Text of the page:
136 of the Constitution of India arises against the decree and judgment dated February 2, 1978 in First Appeal No. 10 of 1966 of the M.P. High Court at Gwalior Bench. Krishna Rao @ Lala Saheb, for short "respondent" laid the Civil Suit No..9-A of 1962 before the Addl. District Judge, Gwalior for partition of the plaint schedule 1 to 3 properties in equal moiety and allotment of one such share to him.
648 Pending this appeal he died and his legal representatives are on record. The Trial Court by its judgment and decree dated January 31, 1966 granted preliminary decree for parti- tion of half share in schedule 1 and 2 and half share in the movable property, namely compensation amount, jewellery and utensils as found in the inventory prepared by the Nazir except the stridhana property of 3rd defendant i.e. mother of appellants Nos. 1 and 2. The High Court while confirming the decree of the Trial Court directed the respondent to bring into hotch potch his jewellery and the appellants to have a half share therein and dismissed the appeal and the cross objections.
The admitted facts are that one Ghanshyam Sadashiv Baxi Saheb, for short 'Ghanshyam-1' was the common ancestor. He had two sons by name Yesaji-1 and Phatoji. Yesaji-1 had a son by name Ramakrishna, whose son was Yesaji @ Baba Saheb for short Yesadji2. Yesaji-2 rendered meritorious military service to Ranaji Scindhia and in recognition thereof the Raja of Gwalior granted permanent Jagir of Chandurpura village under Ex. D-20, together with the buildings situated in 100 Bighas of land and the residential Bada with right of enjoyment and succession from generation to generation. By virtue thereof the ownership, possession and enjoyment was continued successively for seven generations upto Dwarkanath by rule of primogeniture. Ghanshyam @Tatya Saheb for short Ghanshyam-2 had two sons by name Dattatraya Rao @ Bapu Saheb for short Dattatraya-1 and the respondent. Dwarkanath was the son of Dattatraya-1. The appellant, Dattatraya @ Prakash and Pradip @ Anil, appellants Nos. 1 and 2 are sons of Dwarkanath Aruna Bai, third defendant is his widow. Ghansh- yam-2 died on June 20, 1909. Dattatrya-1 died on February 6, 1926 and Dwarkanath died on May 19, 1956.
Dwarkanath being minor on his succession to the estate the court of wards took over management and the respondent was appointed as a Superintendent. On death Of Dwarkanath since appellants 1 and 2 were minors Aruna Bai, their moth- er, initially managed the estate with the assistance of the respondent. Subsequently the respondent came into full control and management till date of suit. The respondent filed the suit for partition in the year 1962 pleading that all the plaint schedule 1 to 3 properties are coparcenary and he is entitled to a half share therein. The respondent received maintenance from Jagir income at the rate of Rs.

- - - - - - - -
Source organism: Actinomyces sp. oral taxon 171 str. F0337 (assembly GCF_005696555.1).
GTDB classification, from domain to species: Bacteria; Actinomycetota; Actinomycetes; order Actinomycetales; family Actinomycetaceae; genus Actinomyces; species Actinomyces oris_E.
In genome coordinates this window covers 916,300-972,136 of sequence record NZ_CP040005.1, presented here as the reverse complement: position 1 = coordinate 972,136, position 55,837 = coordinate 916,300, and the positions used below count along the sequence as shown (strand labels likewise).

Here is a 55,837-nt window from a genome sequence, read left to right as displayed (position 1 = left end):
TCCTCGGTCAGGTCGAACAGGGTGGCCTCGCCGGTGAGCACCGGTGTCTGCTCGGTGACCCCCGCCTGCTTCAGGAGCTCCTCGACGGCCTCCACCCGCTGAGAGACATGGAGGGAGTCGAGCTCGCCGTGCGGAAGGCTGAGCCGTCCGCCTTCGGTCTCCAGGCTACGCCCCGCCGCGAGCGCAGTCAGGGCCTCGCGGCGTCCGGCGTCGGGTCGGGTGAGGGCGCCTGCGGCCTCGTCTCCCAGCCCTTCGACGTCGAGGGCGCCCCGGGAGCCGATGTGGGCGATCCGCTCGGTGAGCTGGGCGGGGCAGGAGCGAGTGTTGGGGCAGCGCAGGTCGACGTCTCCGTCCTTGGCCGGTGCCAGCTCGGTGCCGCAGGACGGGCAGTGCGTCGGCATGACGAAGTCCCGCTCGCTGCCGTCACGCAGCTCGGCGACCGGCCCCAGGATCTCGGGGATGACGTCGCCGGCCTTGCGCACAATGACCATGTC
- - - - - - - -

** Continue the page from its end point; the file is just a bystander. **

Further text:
125 per month.
In the written statement, the appellants, while admit- ting the geneology, their residential house at Gwalior as ancestral; they dis- 649 puted the nature of the properties as joint family, states of the respondent and the appellant as coparceners. They admitted that till death of Ghanshyam-2 in 1909 the family was joint and thereafter they were separated by mess-and residence in the year 1929. The house M No. 626 Holka No.
101 at Gwalior was the residential old house but the Veran- dah and two rooms on both sides were constructed by Datta- traya-1. The shops in the back side of iron gate at Kampoo Road were not existing during life time of Ghanshyam-2, but the lands were purchased by Dattatraya-1 with the Jagir income and the shops and .the rooms were constructed with the Jagir income. It was also pleaded that four shops situ- ated on eastern side of iron gate were constructed by the appellants' mother from the compensation of the Jagir lands and the personal amount belonging to them.Jeherin Araji lands were purchased by Dattatraya-1 from his personal amounts. The rooms situated on eastern side of Shashikala Ranglekar was purchased and constructed during the minority of Dwarkanath from the income of the Jagir. The property adjacent to the gate on the north of the Bada namely two rooms, gate, the pucca house along with the well were con- structed from the income of the Jagir by Dattatraya-1. The pator on the south side of the stair case was constructed by Dwarkanath from Jagir's income, Pucca walls adjacent to the quarters and the southern side of the main residential Bada are estate properties and as per law and. custom of Gwalior State Dwarkanath became the owner of the property. The respondent has no right to a share but had only right to maintenance..After the death of Ghanshyam-2 the respondent continued to receive maintenance from his brother Datta- traya-1 who continued in possession and enjoyment of the Jagir as his personal property. The respondent had right to share only in the private property. The residential house except Verandah and two rooms shown as No. 1, 2 and 3 in the enclosed map belong to the family and those three items belong to Dattatraya-1. Accordingly it is their plea that the Jagir being impartible estate is the separate and self- acquired properties of Dattatraya-1 and Dwarkanath by rule of primogeniture and the concept of coparcenary and joint family status are inapplicable to it. The respondent has no share therein, but has only right to maintenance as a junior member of the family as per the law and custom of Gwalior State. It was further pleaded that the respondent and his wife were given jewellery at the time of their marriage. The jewellery found by Nazir belong to the family of the appel- lants and some of them are stridhana of 3rd defendant. The respondent is not entitled to any share therein or in the utensils.